We also get to see DS9's favourite guest bridge set again, last seen in a scruffier form as the bridge of a freighter in The Passenger. It was also the bridge of the USS Saratoga, the ship Sisko watched his wife die on four years ago. Which is fitting because here he gets to helplessly watch his girlfriend's dreamer's husband die too! Nidell is headed for a bad end while she's trapped in her marriage so Seyetik steals a shuttle to personally ride his protomatter terraforming device into a dead star, singlehandedly resolving the issue and giving our protagonists nothing to do themselves but watch.

Seyetik's death isn't all that tragic though weirdly, as the guy seems so hyped about blowing himself up that it comes across less like he's making an incredible sacrifice to free his wife from their loveless marriage and more like he thinks it'll be an awesome end to his legend. He's so confident that ramming Genesis Device 2.0 into a dead star will reignite it that he doesn't even feel the need to be alive to see it happen. I guess part of the reason his death doesn't work for me is that the idea that his suicide is the only way to end his wife's suffering is really bizarre. We're told that 'people on her planet mate for life' but that doesn't seem like enough reason to drive your spaceship into a rock. Surely they could've maybe explored some less drastic solutions first?

Nidell is pretty much a non-character and Fenna isn't much better, but I thought Seyetik was one of the most interesting guest characters they've had on so far. He's a charming self-aware egomaniac and I could really understand how it could be fun to spend time with him for half an hour or so, but a living nightmare after that. Literally. Plus I liked that Kira couldn't stand him from the start but Bashir really got on with the guy; it makes sense seeing as he's like an alternate future version of Bashir from the universe where he hadn't mellowed out and become less of an asshole after season 1.

Hmm, what else did I like about the episode?

I liked that the back wall of Seyetik's shuttle cockpit is inexplicably all computer screens and he's obviously sitting behind that Cardassian computer console prop O'Brien was crouched next to when he got all those sparks in his face. I liked that O'Brien and Dax went to the trouble of pointlessly upgrading the Prometheus' engines to go warp 9.5 in the very next episode to air after Next Gen introduced a warp 5 speed limit in Force of Nature, like they were deliberately saying 'yeah, we're not doing that' (Dax claimed it was so they could escape a supernova if something went wrong, but how likely was it that it was going to explode faster than the speed of light?) I liked that the Prometheus' captain only had lieutenant junior grade rank pips, so that the DS9 characters got to have some authority when they were over there. And most of all I liked that the dull teaser eventually ended and released me from my torment.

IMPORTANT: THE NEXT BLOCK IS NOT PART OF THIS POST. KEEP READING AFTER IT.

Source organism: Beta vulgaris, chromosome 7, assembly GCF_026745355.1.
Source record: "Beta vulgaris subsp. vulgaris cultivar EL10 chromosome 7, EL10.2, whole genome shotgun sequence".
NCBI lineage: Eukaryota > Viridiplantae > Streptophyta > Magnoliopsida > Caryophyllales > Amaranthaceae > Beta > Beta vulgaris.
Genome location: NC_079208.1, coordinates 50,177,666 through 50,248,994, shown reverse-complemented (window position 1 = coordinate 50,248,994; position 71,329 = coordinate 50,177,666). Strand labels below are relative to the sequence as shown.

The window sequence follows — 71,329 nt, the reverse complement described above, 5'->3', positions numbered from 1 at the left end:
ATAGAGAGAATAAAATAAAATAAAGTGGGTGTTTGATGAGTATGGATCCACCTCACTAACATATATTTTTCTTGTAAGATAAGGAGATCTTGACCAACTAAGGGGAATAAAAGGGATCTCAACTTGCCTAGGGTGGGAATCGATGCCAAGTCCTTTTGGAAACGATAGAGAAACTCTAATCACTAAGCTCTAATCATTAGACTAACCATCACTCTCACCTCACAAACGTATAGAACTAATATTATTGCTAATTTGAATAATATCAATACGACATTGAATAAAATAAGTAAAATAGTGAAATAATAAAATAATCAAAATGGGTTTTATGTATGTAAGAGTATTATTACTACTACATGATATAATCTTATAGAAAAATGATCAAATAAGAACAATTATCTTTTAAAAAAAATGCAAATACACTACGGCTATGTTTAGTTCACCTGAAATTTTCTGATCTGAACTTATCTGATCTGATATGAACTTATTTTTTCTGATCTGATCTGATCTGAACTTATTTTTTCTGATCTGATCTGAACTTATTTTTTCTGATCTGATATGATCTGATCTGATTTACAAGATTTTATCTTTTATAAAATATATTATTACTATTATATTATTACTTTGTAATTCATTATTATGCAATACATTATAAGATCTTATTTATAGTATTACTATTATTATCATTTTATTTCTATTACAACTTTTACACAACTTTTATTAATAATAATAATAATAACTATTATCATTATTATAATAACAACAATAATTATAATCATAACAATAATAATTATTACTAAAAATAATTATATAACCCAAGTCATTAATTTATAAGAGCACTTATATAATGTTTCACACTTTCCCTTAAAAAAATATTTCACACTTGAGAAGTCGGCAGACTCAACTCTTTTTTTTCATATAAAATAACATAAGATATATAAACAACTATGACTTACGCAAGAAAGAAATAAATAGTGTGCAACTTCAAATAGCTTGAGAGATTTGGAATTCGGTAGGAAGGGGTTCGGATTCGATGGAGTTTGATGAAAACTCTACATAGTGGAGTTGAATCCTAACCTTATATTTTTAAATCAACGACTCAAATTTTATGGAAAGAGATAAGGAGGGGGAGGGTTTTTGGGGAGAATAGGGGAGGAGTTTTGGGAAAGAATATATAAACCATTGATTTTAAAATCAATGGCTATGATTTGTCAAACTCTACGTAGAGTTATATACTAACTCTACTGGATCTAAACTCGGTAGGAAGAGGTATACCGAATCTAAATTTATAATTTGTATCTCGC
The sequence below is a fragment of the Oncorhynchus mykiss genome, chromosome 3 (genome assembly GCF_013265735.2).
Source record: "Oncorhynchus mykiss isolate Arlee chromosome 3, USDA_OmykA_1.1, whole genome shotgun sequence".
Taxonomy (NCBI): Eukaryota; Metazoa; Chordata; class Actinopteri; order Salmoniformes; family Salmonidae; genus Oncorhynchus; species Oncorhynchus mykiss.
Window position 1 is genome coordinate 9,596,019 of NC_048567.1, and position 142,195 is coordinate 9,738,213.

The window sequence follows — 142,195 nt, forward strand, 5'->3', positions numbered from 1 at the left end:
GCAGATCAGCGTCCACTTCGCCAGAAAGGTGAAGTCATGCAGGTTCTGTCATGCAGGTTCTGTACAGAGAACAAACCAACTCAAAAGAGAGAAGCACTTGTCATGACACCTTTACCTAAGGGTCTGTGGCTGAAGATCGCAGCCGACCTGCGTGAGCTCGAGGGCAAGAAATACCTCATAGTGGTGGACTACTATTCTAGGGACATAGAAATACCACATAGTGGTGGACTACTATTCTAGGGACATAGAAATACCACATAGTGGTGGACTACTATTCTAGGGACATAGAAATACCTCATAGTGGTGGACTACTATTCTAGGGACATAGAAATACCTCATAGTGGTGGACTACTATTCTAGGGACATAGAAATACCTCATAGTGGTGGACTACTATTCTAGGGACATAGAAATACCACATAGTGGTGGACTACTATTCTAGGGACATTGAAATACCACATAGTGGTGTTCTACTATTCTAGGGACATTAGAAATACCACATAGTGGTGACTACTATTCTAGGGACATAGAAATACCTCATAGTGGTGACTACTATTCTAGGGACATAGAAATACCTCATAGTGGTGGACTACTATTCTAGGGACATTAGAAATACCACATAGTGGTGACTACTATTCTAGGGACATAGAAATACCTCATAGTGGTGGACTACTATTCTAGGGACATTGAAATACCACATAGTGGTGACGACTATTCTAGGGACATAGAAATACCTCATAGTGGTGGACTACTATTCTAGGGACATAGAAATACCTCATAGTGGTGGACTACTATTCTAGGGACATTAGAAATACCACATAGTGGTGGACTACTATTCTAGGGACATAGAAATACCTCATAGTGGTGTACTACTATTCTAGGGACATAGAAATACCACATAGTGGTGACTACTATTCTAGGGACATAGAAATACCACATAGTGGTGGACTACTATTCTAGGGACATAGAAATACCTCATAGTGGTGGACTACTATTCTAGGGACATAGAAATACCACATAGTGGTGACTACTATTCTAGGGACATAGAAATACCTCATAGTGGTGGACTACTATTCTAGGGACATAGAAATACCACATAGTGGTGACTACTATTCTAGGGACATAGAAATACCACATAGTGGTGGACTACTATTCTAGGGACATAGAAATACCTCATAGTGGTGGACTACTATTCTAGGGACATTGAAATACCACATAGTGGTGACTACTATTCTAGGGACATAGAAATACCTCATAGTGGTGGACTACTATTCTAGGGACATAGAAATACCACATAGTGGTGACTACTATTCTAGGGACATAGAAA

Overall I think I'd rank Second Sight right next to Melora and Rules of Acquisition, two other love stories that I didn't hate as much as I thought I would. Looking at other people's ratings it seems I actually like it more than most viewers, which is weird but okay. Maybe it's just that I still have season 1 burned into my mind to compare it to. Deep Space Nine still hasn't become a series I'm hyped to watch more of, but I haven't been regretting watching it so much this year.

Deep Space Nine will return with Sanctuary. But next on Sci-Fi Adventures, I'll be writing about The Orville's season one finale, Mad Idolatry.

Anyway I'll shut up now and let you get on with writing up a comment.


  1. Oh, yeah. This episode. I didn't like it. I'd comment on some of the specifics, but damned if I can remember any.

    (Dax claimed it was so they could escape a supernova if something went wrong, but how likely was it that it was going to explode faster than the speed of light?)

    Hard to say. Praxis managed to knock ships light years away for a loop just minutes after exploding, so I suppose a supernova could do worse. Just ask Romulus. It doesn't make much sense, though, since we also saw stars exploding much more slowly in Generations.

    1. Yeah, I suppose when you've got magic sci-fi protomatter or whatever they were mining from Praxis the rules of science as we understand them go out the window. Okay maybe Dax DID know what she was talking about. Though if there was a risk of triggering a warp 9.4 supernova then perhaps it would've been smarter to leave the dead star alone.

  2. It's funny and also a pitty that the only time the runabout-aft was used in the series that invented and made heavy use of the runabout was as a another ship's interior.